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Franz Berwald
 
 

Franz Adolf Berwald
 
 
Franz Berwald, in full Franz Adolf Berwald (born July 23, 1796, Stockholm, Swed.—died April 3, 1868, Stockholm), the most important Swedish composer of the 19th century.

Born into a renowned family of musicians, Berwald studied violin with his father and composition with J.B.E. Du Puy. After playing in the Swedish court orchestra and touring as a violinist for about 15 years, he lived in Berlin (1829–41) and Vienna (1842). He then returned to Sweden, and from 1846 to 1849 he was in Paris and Vienna, where he attempted to make a name for himself as a composer. He was unable to earn a living in music, however, and from 1850 to 1858 he managed a glassworks in Ångermanland. After scoring a certain success with his opera Estrella de Soria (first performed 1862), he became professor of composition at the Swedish Royal Academy of Music in 1867.



 

Berwald is considered the founder of musical Romanticism in Sweden and was the first important Swedish symphonist. His music, somewhat influenced by Louis Spohr and Carl Maria von Weber, is highly original in its formal construction and use of harmonic resources. His works include five cantatas; concerti for violin (1821), bassoon (1827), and piano (transcribed by Gustaf Heintze, 1908); and four symphonies composed in the 1840s, of which the third, Sinfonie singulaire (1845), is particularly esteemed.

Encyclopædia Britannica

 
 
 
 

Franz Berwald was born in Stockholm, the son of a German violinist in the royal orchestra. He was largely self-taught, although he did study music with his father and composition with J.13.E. De Puy. He joined the orchestra as a violinist at the age of 16 and, apart from one brief period, remained there until 1 828. when he composed a Grand septet for clarinet, bassoon, horn, and string quartet.

However, the lack of enthusiasm in his home country for his highly original style provoked Berwald to leave Sweden to try and make a career abroad. Following a tour of Norway he spent time studying in Berlin, and then lived for a period in Vienna, where his opera Estrella di Soria was performed.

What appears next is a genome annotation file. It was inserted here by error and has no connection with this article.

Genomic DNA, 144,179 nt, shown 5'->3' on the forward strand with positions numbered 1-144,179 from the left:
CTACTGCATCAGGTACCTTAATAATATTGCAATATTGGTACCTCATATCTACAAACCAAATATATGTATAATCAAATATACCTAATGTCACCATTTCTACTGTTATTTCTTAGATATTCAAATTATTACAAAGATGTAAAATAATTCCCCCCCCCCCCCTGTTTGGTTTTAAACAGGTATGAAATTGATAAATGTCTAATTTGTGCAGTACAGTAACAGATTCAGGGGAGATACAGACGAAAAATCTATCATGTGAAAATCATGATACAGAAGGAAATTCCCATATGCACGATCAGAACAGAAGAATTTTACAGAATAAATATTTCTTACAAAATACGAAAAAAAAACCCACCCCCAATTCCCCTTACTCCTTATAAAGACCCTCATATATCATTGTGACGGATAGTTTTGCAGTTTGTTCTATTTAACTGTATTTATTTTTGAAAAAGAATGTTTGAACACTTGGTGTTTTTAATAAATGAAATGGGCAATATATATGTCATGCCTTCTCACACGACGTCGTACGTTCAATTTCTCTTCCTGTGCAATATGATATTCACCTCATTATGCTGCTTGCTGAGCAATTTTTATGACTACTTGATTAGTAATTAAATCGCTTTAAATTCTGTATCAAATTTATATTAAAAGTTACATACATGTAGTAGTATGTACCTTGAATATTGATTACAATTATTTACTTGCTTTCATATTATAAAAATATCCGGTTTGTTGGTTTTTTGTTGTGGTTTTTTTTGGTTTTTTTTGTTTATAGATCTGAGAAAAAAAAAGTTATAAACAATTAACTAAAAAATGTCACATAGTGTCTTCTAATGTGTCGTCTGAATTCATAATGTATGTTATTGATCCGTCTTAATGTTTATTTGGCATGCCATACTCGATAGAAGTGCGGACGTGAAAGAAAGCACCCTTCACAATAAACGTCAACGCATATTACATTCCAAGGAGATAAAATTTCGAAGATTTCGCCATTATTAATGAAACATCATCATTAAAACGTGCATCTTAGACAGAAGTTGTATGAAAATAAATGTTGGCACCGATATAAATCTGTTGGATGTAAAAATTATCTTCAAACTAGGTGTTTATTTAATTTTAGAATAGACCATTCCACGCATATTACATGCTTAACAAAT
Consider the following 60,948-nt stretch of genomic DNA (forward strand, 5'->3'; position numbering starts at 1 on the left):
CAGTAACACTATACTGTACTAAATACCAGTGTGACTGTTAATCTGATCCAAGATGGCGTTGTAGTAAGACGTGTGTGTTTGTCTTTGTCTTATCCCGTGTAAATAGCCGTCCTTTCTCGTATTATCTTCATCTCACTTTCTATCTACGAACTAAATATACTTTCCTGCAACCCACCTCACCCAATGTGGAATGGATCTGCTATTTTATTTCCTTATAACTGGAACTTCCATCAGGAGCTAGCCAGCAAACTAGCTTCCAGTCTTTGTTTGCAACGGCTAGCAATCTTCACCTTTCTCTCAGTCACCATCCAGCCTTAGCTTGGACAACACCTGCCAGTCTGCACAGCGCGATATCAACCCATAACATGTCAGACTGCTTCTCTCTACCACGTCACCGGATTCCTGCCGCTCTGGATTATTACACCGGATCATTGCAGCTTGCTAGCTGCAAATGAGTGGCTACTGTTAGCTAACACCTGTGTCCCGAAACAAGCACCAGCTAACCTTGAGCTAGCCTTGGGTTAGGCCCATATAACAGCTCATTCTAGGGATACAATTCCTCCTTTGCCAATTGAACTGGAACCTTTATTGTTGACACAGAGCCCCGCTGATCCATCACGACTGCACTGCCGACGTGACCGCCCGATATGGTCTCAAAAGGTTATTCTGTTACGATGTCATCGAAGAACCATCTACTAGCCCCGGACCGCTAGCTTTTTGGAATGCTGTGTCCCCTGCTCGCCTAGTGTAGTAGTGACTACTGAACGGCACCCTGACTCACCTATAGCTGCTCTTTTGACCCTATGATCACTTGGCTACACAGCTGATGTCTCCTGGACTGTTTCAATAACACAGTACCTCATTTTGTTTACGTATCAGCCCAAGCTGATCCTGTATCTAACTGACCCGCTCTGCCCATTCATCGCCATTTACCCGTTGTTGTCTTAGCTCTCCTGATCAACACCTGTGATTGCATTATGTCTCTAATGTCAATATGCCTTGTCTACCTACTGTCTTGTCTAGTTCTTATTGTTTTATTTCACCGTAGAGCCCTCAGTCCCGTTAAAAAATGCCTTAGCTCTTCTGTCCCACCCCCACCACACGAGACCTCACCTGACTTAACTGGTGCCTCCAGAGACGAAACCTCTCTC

He married in Vienna m 1841, and his works were staged to increasingly supportive audiences. In 1842 he wrote a symphony, La serieuse — the only one of his symphonies that he saw performed in his lifetime. On his return to Sweden in that year, however, his reception was cool, and the Royal Opera's production of his operetta Modchaudlerskau in 1845 was a failure. Nonetheless Berwald persevered and produced three more symphonies, including La capricicuse and La singtilii're. The latter in particular, which has only three movements instead of the usual tour, reveals his skill as an orchcstrator, and is perhaps his finest work.





 

Berwald spent a further three years travelling in Europe, where he met with varying degrees of success. In Paris neither the Conservatoire nor the Opcra-Comique showed interest, but in Vienna he did see a performance of his opera Ein Landliches Vcrlobinigsfest in Schwedcti (A Swedish Country Betrothal). Back in Sweden, however, he was disappointed in his efforts to become musical director at Uppsala University, and was also denied the position of court conductor.

Forced by his lack of musical success into a series of jobs to earn his living, Berwald was manager of a Swedish glass factory in Angermanland from 1849 to 1859. Despite the demands made on his time by work, he continued to teach and compose, his output including piano trios, piano quartets, and symphonic poems. In the early 1860s he published some of his chamber works to encouraging reviews, and the Stockholm Royal Opera eventually performed Estrella di Soria in 1862.